Updated Dec 7, 2006
Mackay Stories, p.15
October 28, 2006

My Dad, Robert MacIntyre, was a messenger boy for Postal Telegraph during 1939.  His post was the Baltimore, Maryland Penn train station.  After delivering a message to a celebrity, he would ask them to autograph the Postal Telegraph masthead.  I have a great collection, many of them framed with corresponding pictures.  Ella Fitzgerald, Eleanor Roosevelt, Joe Louis, Hoot Gibson, Bill Bojangles Robinson, Harold Lloyd, Clair Trevor, Robert Ripley, Ralph Byrd, Glenn Miller, Red Skelton, to name a few.

     People with no knowledge or past interest in the Postal Telegraph Company are amazed by the framed pictures and autographs.  For example, Dooley Wilson (Sam in Humphrey Bogart's movie Casablanca) signed his name, then wrote, "Cassablanca" underneath, including the spelling error, which he always did.  Red Skelton signed his name, then wrote, "I dood it" underneath from a character he played.  In those days, celebrities didn't object to signing an autograph and didn't travel with body guards, even First Lady Eleanor Roosevelt.
                                                                                                                                    Best Regards,
                                                                                                                                    Bruce MacIntyre, York PA
Dooley Wilson
(Sam, the piano player)
Red Skelton
"I dood it"
First Lady 
Eleanor Roosevelt
Baltimore's Penn Station
October 26, 2006

    C. Otto von Kienbusch relates the story of the theft of the stirrups belonging to the Cumberland armour from Harbor Hill during a party attended by the Prince of Wales (later King Edward VIII and later, Duke of Windsor).  Would be glad to scan the account from von K's book and send it to you if you have not seen it.

     Congratulations on your excellent site. 

                                                                                                                                                   Peter McInally, New York
October 27, 2006

As promised.

     [Text below is] from C. Otto von Kienbusch's introduction to
The Kretzschmar von Kienbusch Collection of Armor and Arms, privately published in a limited edition in 1963.

     Contrary to Mr. von Kienbusch's account, only one stirrup was stolen, not both stirrips.  The other stirrup went with the Cumberland armour and its exchange pieces to the Metropolitan Museum of Art in 1931 [or 1932].

     Hope this is useful.
                                                                                                                                                    Best wishes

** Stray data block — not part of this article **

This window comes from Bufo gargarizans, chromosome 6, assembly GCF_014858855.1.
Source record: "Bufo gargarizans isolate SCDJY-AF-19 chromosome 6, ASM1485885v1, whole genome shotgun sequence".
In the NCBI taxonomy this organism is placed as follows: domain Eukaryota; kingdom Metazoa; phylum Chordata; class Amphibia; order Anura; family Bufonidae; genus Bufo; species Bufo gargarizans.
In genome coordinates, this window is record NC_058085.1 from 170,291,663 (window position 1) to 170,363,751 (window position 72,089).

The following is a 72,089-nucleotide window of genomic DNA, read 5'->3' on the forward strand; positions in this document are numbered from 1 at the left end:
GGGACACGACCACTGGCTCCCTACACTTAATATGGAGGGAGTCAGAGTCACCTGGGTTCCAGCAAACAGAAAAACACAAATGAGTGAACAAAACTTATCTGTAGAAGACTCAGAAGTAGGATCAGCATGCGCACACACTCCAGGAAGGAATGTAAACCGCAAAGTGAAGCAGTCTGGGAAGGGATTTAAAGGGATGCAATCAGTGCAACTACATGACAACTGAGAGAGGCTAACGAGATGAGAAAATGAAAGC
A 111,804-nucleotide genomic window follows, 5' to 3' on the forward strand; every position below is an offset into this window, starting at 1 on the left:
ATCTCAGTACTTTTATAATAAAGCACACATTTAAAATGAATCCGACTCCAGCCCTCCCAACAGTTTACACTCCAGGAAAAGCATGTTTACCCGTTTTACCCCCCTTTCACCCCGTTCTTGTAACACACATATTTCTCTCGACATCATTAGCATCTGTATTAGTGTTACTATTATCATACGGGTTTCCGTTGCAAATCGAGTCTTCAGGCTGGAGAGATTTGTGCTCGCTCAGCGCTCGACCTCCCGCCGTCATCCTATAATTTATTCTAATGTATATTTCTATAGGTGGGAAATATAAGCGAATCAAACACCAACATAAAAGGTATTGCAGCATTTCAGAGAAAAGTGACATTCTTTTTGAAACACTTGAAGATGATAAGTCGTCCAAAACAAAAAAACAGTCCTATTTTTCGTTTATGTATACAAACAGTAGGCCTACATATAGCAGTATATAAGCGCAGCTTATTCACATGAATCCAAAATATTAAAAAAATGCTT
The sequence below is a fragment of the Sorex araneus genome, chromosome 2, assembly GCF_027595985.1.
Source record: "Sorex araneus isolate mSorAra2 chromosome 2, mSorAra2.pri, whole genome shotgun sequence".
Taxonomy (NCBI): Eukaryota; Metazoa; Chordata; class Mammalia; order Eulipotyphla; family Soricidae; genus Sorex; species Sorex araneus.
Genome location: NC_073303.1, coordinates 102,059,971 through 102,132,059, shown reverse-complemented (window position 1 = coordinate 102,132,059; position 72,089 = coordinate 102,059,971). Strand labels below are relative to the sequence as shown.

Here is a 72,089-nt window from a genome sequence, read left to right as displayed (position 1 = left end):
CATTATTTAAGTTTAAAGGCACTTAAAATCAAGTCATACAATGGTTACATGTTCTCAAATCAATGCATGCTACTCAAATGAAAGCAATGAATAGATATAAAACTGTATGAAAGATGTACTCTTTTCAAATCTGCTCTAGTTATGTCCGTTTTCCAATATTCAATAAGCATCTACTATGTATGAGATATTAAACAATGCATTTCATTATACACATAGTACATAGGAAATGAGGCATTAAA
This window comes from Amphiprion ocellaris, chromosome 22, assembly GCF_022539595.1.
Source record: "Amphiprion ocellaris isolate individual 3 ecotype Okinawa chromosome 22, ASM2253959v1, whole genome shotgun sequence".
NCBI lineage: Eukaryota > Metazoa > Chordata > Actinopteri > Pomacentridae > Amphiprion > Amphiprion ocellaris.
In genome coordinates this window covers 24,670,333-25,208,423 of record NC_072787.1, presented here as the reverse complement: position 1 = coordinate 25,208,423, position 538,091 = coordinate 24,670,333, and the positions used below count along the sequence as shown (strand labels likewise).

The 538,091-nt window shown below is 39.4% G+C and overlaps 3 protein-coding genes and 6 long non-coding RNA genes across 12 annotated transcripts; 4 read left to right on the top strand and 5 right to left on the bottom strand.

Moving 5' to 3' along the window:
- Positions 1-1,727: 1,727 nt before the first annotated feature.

TEXT BELOW ADDED December 7, 2006

"Clarence Mackay, the owner of controlling interests in the International Telephone and Telegraph Corporation and the Mackay Cable Company, had
a great hall in his country mansion at Roslyn, Long Island, set aside as an armory.  It was unquestionably the most important corpus of such material ever put together by an individual in modern times.  Many of Mr. Mackay's most valuable treasures were obtained for him by Lord Duveen, including such priceless items as the superb basinet from Churburg and the Innsbruck sallet from the same source.

Doubtless the most important item in the Mackay armory was the aforementioned
harness of the Earl of Cumberland.  It had been carefully preserved while in the possession of Lord Hothfield, retaining its original blued and gilded surface.  With it were many pieces of change, including vamplates and so forth for the tilt.  The armor held a place of honor in the great hall, and in back of it, affixed to the wall, was a velvet-covered panel on which the exchange pieces were fastened.  The stirrups were the lowest items on the panel, within easy reach.

When the then Prince of Wales (Edward VIII) came to New York, he made the Cosden house on Long Island his headquarters for several weeks.  It was decided that a dinner should be given in his honor by Mr. Mackay, with invitations to a total of seventy-five.  It soon became apparent, however, that if this function were limited to seventy-five, a great many of Mr. Mackay's business and social friends and acquaintences would be excluded and have their feelings hurt.  As it worked out, some eight hundred invitations were issed for a dance at Harbor Hill.

The fountains on the terraces were to play amid changing colored lights, the estate was guarded against intrusion, and a very charming group of young debutants was collected as dancing partners for the Prince.  Everything went smoothly; the Prince and his entourage were royally entertained and Mr. Mackay, as host, was well pleased.

In the midst of the festivities, however, Mr. Mackay's armorer, Daniel Tachaux, came to him to say that the stirrups were missing from the panel back of the Cumberland harness.  The chief of the private guards was consulted.  He suggested that the stirrups could be recovered if everyone was searched.  Mr. Mackay was horrified at the thought that they might be found on the person of some member of the prince's suite.  So nothing was done.
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